We are past the full moon a few days now, and summer has swelled to its peak and now will start to wind down toward the cooling of autumn. In taking a cue from nature's rhythms of expansion and contraction; we may have noticed a swell of energy at the time of the full moon or embraced the heat of summer in August (work with me on this Northwest folks!). Seeds planted long ago are in full bloom and summer fruits are ripe and juicy. The tides of the oceans respond to the pull of the full moon to become fuller and stronger. In my yoga practice, I can also explore these rhythms thought setting an intention in a posture, feeling the height of energy/fullest expression in a posture, and then letting it all go. In this way, I have become more and more tuned into the rhythms of energy in my own life: planting seeds of intention, cultivating those intentions, then harnessing the best of what blossoms from those intentions (for those Yogis playing along at home . . . don't miss the the analogy of Brahma, Vishnu and Shiva). Right now, I'm letting go of a full summer of travel and exciting projects to get ready for the routines of my graduate school beginning again and my children heading back to school. The fruition of our intentions, just like full moon energy or the height of summer, is an opportunity to harvest what serves us; recycle the rest; and surrender to the next phase of energy. Non-attachment can facilitate a peaceful transition toward the cool days of autumn or dark skies of a waning moon. Moreover, releasing resistance to moving into the quiet stages of energy cycles helps us clear out space for a fuller, brighter blossoming of our intentions next cycle around. Trees don't hold onto to the leaves of summer once they've served their purpose and become brown, for example. They release them without drama and quietly wait for the new buds. ~ Lovingly Namaste, Amy

Tuesday, August 17, 2010

Letting Go

Yoga is always about letting go, it is never about holding on. There is a relief in letting go of old ideas and habits that no longer serve us. But there is also fear and doubt because at one point these thoughts and patterns served a purpose…at some level they helped us operate…and we are not quite sure how to operate without them…or how to go about acting and thinking in a different way. But the HOW will come. The HOW is our PATH and like all things is learned through practice. The first step is the willingness to let go of the past…to step off the old familiar path and step onto a new path that leads to a place not yet explored. We will stumble on this path. But “by [our] stumbling, the world is perfected” (Sri Aurobindo).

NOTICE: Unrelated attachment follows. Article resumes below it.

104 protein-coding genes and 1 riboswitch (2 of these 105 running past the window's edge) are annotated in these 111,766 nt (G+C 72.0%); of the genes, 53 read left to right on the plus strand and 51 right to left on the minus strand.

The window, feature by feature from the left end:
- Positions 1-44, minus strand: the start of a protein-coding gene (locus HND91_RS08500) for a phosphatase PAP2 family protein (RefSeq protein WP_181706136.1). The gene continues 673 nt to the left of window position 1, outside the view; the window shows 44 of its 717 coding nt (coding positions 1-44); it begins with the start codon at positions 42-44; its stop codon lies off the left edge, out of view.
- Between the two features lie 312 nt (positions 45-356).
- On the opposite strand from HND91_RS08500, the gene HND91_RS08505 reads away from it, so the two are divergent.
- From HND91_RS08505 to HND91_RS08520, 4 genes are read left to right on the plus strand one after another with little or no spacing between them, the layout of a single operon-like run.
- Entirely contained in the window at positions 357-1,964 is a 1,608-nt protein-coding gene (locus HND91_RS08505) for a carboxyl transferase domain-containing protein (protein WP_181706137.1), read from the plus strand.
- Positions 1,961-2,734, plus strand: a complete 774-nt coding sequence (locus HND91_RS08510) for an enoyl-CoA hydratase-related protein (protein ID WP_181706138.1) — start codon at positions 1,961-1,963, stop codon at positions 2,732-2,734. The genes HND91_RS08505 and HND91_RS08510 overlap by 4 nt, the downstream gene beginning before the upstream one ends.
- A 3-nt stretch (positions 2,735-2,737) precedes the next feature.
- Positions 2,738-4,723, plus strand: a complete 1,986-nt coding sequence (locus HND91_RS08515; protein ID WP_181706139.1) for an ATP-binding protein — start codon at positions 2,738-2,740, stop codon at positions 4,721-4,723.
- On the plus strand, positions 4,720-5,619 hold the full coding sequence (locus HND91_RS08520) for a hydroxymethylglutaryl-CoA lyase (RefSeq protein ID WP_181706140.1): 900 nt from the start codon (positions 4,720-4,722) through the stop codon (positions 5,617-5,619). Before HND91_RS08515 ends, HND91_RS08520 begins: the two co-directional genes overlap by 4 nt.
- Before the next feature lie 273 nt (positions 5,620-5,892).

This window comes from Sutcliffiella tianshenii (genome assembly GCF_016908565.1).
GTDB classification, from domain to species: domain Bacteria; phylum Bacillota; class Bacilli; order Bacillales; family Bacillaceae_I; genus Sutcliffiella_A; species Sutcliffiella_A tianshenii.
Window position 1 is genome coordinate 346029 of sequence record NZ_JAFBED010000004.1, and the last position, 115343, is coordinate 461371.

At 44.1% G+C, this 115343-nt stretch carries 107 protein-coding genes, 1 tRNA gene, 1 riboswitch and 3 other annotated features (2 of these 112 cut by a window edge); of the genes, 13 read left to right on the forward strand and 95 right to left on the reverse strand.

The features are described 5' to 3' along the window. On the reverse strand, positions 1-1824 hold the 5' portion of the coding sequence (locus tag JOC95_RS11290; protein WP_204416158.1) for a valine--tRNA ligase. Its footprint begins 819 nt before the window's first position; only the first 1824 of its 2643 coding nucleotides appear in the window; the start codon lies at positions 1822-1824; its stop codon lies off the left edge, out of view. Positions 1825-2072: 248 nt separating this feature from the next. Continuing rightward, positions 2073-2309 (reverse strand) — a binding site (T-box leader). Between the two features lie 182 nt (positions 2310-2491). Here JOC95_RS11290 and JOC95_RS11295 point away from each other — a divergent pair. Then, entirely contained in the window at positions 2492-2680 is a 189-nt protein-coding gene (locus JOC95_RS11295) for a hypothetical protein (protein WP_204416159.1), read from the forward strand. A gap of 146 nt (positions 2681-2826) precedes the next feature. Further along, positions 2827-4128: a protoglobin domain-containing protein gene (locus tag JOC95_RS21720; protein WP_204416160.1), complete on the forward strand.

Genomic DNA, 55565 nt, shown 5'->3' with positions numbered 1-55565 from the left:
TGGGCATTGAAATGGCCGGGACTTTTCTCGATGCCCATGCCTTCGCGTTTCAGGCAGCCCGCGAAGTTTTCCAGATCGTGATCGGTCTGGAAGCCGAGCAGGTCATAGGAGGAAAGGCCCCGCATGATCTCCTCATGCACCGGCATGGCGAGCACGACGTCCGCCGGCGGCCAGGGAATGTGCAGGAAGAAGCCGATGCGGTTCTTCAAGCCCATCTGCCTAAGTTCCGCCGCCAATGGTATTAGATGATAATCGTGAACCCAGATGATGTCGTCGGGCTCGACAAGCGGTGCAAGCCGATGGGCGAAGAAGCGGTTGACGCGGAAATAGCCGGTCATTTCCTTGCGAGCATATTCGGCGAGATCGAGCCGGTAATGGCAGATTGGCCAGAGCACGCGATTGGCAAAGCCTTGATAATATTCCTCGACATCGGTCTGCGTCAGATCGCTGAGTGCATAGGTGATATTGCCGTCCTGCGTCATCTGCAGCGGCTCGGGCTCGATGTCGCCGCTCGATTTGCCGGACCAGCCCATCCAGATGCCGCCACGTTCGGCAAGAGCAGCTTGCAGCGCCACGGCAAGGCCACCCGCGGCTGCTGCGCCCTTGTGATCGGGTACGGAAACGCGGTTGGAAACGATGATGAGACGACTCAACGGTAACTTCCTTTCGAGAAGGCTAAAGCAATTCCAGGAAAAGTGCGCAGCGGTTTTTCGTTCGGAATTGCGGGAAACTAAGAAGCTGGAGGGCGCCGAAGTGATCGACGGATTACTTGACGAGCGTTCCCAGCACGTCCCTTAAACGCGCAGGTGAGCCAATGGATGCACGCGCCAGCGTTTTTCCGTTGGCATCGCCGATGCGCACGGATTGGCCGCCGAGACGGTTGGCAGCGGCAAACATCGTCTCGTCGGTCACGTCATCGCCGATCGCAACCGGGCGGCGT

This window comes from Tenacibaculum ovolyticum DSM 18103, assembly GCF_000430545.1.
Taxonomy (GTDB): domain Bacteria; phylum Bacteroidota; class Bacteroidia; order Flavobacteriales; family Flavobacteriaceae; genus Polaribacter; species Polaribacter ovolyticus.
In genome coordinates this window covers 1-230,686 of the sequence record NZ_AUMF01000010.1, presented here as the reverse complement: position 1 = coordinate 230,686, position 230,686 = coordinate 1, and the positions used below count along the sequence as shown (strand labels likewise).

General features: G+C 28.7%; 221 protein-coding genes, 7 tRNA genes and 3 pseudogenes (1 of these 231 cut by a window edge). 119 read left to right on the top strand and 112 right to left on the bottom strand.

-Bryan Michel

Saturday, July 24, 2010

"Making sexy with yoga!"

Selamat pagi! (good morning in Indonesian)

a rainy day in Ubud so we didn't go to the elephant park today. And I am off from yoga as well. Alex and I are enjoying the beauty and serenity of this enchanting island. I love waking early to the busy activities of the surrounding rice fields ( right now buzzing with biannual rice planting ). My son and I walk into the village and I sneak in an refreshing practice of sun salutations on my terrace. Yesterday we visited the bird and reptile parks.

A funny little story from yesterday: a motor bike taxi dropped me part way to the yoga studio in Sayan village. I told the driver that I was going to walk to yoga. He smiled and said, "making sexy with yoga!!" w
pretty catchy, huh? Could be my new marketing slogan. : )

I'm looking forward to more yoga, pranayama and meditation in the morning o
verlooking the Ayung River valley with my beloved teachers.

Love to all from Bali! Amy

Sneaky Ego...

At some point, we get to a place in our practice or our lives that makes us terribly uncomfortable.
What does it mean to be uncomfortable? Especially within that moment specifically? It must mean that we have SOME sort of expectation about our present moment.

could that be one of the seven deadly yogi sins if there were such a thing? I imagine many enlightened beings would call "expectation" the perfect example of the PAST EXERTING ITSELF ON THE PRESENT.

So what would it mean to let go of an expectation? Woah man, that could be a big deal...
Because it's not as if we can't and shouldn't learn from the past, right? We figure out that if we lean a little too far we might fall over, lean a little to hard on someone else, and they might fall over.